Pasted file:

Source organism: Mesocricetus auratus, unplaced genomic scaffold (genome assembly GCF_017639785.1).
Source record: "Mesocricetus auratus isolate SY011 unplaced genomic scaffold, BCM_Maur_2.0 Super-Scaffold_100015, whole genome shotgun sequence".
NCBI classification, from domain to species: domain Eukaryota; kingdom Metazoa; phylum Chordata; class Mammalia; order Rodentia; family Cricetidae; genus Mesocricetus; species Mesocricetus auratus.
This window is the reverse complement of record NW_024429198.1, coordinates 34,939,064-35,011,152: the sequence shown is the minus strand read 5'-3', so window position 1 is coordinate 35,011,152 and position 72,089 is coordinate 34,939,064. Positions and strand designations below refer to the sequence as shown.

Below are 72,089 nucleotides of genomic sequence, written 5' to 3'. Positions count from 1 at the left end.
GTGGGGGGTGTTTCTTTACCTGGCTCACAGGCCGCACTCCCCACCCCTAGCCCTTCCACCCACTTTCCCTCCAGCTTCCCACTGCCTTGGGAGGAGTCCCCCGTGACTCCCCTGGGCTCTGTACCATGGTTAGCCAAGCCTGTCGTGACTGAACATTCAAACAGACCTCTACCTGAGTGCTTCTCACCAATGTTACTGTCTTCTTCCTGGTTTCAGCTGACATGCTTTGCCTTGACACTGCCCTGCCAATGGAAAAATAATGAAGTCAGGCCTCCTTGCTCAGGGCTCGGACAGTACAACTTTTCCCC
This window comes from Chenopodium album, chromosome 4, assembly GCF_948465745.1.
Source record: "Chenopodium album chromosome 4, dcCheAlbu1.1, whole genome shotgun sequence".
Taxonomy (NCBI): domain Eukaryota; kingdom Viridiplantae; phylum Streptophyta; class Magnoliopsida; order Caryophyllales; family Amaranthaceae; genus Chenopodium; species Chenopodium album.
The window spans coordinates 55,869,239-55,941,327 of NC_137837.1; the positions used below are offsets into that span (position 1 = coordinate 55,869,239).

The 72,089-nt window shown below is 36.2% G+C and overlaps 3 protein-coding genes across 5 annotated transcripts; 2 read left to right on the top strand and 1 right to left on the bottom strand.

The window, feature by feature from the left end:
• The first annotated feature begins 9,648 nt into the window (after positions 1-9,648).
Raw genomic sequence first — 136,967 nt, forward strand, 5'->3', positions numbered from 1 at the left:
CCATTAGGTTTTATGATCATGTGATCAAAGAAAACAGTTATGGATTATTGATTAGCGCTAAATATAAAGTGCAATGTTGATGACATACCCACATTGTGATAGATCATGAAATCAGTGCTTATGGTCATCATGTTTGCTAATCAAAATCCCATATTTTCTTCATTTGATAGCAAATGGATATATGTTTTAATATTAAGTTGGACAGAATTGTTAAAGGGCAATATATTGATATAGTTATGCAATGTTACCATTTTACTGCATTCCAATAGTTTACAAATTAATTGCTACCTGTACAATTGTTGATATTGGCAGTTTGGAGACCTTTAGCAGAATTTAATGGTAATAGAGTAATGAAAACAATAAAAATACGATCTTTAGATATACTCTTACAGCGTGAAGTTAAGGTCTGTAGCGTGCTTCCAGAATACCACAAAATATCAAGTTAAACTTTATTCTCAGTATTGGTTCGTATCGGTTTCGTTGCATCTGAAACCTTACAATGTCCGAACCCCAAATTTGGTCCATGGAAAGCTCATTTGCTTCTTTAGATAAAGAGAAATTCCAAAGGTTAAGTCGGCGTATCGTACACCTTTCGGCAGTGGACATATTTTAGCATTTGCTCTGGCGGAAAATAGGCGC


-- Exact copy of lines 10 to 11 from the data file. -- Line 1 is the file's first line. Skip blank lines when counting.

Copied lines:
The window spans coordinates 55,869,239-55,941,327 of NC_137837.1; the positions used below are offsets into that span (position 1 = coordinate 55,869,239).

The 72,089-nt window shown below is 36.2% G+C and overlaps 3 protein-coding genes across 5 annotated transcripts; 2 read left to right on the top strand and 1 right to left on the bottom strand.